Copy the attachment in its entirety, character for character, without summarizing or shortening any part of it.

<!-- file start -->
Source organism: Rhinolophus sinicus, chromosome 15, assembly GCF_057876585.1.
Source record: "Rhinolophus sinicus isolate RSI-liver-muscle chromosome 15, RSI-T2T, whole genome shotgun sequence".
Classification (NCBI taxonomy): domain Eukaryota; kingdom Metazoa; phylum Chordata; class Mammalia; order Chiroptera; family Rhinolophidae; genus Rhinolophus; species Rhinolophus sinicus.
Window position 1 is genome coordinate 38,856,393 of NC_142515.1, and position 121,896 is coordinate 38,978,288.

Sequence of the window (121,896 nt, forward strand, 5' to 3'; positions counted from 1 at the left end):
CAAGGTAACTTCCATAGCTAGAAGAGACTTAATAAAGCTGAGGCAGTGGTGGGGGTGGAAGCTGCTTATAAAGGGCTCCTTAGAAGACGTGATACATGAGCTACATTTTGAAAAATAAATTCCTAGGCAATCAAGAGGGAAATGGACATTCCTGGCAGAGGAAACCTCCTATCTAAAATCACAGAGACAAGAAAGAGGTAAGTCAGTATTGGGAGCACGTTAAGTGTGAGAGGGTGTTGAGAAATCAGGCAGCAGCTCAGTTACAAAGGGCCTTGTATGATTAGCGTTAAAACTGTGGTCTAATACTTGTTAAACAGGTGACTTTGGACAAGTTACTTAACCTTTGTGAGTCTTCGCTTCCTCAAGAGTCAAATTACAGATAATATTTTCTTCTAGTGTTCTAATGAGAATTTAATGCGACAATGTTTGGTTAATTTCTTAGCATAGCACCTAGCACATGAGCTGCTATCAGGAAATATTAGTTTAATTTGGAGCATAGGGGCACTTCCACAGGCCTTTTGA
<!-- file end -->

Source organism: Rhinolophus sinicus, chromosome 15, assembly GCF_057876585.1.
Source record: "Rhinolophus sinicus isolate RSI-liver-muscle chromosome 15, RSI-T2T, whole genome shotgun sequence".
Classification (NCBI taxonomy): domain Eukaryota; kingdom Metazoa; phylum Chordata; class Mammalia; order Chiroptera; family Rhinolophidae; genus Rhinolophus; species Rhinolophus sinicus.
Window position 1 is genome coordinate 38,856,393 of NC_142515.1, and position 121,896 is coordinate 38,978,288.

Sequence of the window (121,896 nt, forward strand, 5' to 3'; positions counted from 1 at the left end):
CAAGGTAACTTCCATAGCTAGAAGAGACTTAATAAAGCTGAGGCAGTGGTGGGGGTGGAAGCTGCTTATAAAGGGCTCCTTAGAAGACGTGATACATGAGCTACATTTTGAAAAATAAATTCCTAGGCAATCAAGAGGGAAATGGACATTCCTGGCAGAGGAAACCTCCTATCTAAAATCACAGAGACAAGAAAGAGGTAAGTCAGTATTGGGAGCACGTTAAGTGTGAGAGGGTGTTGAGAAATCAGGCAGCAGCTCAGTTACAAAGGGCCTTGTATGATTAGCGTTAAAACTGTGGTCTAATACTTGTTAAACAGGTGACTTTGGACAAGTTACTTAACCTTTGTGAGTCTTCGCTTCCTCAAGAGTCAAATTACAGATAATATTTTCTTCTAGTGTTCTAATGAGAATTTAATGCGACAATGTTTGGTTAATTTCTTAGCATAGCACCTAGCACATGAGCTGCTATCAGGAAATATTAGTTTAATTTGGAGCATAGGGGCACTTCCACAGGCCTTTTGA